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Although Fritz Feld is included as a cast member on Hollywood Reporter production charts, his name is not listed on the film's credits or in reviews, and his appearance in the completed film is doubtful. According to a NYT article dated December 15, 1940, director Ernst Lubitsch, who had formed Ernst Lubitsch Productions, Inc. with Sol Lesser in 1939, bought the rights to the French play Divorons, in addition to four adaptations, from Paramount Pictures for $27,000, and then proceeded to "ignore them all."
That Uncertain Feeling was the first of two films Lubitsch and Lesser planned to make for distribution by United Artists. According to a modern interview with Lesser, Lubitsch found that he disliked working as an "independent" and missed the close contacts he enjoyed with stars and other professional colleagues during his tenure at M-G-M. Lesser and Lubitsch agreed to end their partnership when reviews and box office receipts for That Uncertain Feeling proved disappointing, and Lubitsch Productions was dissolved in 1943. The film was nominated for a 1941 Academy Award for Best Scoring of a Dramatic Picture.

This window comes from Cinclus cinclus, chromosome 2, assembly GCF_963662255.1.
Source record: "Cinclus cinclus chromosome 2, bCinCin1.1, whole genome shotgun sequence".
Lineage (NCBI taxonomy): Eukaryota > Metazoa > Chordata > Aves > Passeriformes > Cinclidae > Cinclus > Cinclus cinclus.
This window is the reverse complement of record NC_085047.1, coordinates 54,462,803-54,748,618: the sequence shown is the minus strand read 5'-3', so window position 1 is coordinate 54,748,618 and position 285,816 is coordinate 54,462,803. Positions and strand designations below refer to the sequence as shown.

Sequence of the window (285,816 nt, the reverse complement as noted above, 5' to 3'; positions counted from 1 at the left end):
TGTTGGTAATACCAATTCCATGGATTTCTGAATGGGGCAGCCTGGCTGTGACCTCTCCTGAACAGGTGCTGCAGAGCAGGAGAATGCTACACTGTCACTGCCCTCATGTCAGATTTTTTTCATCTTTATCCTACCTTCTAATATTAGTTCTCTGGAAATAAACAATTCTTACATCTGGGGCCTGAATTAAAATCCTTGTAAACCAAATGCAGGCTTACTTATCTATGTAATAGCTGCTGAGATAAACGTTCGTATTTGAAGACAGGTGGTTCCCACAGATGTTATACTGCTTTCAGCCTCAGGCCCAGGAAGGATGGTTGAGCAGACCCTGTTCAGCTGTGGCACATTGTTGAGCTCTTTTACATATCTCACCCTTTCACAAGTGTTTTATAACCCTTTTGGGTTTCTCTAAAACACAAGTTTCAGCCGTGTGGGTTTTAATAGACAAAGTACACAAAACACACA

Four previous adaptations of Sardou's play had been filmed: 1915's Divorons, produced by Biograph and distributed by General Film Co.; 1918's Let's Get a Divorce, a Famous Players-Lasky Corp. production directed by Charles Giblyn and starring Billie Burke and John Miltern (see AFI Catalog of Feature Films, 1911-20; F1.1059, F1.2455); 1925's Kiss Me Again, a Warner Bros. film directed by Lubitsch and starring Marie Prevost and Monte Blue; and 1927's Don't Tell the Wife, another Warner Bros. version (see AFI Catalog of Feature Films, 1921-30; F2.2896, F2.1411).